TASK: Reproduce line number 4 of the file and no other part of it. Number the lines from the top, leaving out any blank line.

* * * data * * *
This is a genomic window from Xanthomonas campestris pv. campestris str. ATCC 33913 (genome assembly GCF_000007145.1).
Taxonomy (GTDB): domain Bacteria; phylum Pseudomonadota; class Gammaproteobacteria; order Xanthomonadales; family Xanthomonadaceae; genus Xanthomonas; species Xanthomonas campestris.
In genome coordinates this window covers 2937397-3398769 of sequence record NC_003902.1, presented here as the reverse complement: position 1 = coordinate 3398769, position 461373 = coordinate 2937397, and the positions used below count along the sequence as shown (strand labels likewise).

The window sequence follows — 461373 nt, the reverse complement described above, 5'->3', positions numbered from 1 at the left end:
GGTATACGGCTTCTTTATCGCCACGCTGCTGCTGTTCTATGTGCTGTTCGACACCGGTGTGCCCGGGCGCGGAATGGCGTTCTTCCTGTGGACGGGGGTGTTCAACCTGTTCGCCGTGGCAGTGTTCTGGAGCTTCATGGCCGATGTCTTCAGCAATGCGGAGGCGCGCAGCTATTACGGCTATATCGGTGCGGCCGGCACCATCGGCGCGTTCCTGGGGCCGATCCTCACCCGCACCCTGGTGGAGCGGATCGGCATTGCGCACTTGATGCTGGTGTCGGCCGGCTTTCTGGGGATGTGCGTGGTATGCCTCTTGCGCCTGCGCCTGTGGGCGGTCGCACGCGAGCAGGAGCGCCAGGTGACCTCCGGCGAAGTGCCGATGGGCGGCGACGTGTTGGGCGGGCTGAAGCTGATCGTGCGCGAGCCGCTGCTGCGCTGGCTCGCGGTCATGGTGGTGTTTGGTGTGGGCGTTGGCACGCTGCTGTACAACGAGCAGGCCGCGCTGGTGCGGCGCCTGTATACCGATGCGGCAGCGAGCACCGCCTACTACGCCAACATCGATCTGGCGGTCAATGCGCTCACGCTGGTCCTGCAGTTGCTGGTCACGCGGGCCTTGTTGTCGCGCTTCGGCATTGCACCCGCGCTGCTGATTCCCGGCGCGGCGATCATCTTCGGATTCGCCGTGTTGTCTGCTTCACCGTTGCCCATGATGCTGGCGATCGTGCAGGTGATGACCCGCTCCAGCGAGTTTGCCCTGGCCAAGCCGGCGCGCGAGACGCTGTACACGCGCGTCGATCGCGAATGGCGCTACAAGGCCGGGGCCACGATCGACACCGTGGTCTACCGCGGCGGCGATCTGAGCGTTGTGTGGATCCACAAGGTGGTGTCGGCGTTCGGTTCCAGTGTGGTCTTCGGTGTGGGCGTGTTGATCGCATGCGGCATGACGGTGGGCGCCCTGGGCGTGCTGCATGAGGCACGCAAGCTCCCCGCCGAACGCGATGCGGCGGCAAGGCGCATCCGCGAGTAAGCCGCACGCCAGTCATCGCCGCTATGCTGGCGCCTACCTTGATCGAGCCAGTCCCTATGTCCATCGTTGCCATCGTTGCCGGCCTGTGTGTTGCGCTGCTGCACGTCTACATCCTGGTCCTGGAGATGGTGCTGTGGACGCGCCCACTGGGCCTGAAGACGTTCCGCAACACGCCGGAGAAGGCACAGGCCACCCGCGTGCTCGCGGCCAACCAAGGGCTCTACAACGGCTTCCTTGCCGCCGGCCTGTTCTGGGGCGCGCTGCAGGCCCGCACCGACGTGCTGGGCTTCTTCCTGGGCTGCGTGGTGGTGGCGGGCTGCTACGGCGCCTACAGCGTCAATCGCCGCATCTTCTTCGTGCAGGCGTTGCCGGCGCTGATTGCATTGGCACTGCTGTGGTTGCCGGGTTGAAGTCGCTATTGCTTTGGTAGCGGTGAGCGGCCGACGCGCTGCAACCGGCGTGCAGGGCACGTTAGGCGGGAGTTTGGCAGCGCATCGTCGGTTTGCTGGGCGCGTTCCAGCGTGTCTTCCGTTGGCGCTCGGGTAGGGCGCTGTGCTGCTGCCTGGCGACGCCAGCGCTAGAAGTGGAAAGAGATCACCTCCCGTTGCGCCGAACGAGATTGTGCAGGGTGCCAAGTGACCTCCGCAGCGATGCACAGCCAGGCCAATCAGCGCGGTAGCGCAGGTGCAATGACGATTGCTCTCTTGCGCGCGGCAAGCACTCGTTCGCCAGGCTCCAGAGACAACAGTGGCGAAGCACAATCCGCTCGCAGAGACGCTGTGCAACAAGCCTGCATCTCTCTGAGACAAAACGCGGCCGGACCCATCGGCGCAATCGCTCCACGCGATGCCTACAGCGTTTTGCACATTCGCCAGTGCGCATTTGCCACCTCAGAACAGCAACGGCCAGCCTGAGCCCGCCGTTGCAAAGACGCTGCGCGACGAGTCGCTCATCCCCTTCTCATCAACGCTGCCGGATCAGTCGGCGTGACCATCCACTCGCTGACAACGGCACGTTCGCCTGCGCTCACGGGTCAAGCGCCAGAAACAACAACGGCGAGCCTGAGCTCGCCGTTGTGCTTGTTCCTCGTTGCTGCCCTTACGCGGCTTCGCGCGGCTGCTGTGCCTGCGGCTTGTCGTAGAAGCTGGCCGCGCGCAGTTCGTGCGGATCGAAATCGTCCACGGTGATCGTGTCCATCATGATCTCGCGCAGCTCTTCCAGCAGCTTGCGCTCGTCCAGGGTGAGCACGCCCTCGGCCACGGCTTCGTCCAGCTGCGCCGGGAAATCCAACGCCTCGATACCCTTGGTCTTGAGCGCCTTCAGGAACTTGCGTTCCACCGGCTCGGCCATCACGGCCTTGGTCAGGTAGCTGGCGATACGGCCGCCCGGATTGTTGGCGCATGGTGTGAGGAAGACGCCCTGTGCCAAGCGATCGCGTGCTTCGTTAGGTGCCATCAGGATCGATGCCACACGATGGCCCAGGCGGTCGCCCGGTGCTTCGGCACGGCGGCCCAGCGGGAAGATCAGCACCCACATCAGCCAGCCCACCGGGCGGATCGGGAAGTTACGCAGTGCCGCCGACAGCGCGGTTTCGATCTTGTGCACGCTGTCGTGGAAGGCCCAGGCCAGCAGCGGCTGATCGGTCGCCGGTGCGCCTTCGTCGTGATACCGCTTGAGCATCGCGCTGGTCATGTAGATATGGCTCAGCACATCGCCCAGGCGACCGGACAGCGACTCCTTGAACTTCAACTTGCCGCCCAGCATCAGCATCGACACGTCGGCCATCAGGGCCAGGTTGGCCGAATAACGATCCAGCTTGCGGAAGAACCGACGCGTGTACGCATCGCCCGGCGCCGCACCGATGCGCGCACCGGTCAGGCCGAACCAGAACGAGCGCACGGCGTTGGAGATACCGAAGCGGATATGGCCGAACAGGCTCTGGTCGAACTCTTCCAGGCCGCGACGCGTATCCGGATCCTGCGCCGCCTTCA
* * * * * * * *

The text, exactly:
The window sequence follows — 461373 nt, the reverse complement described above, 5'->3', positions numbered from 1 at the left end: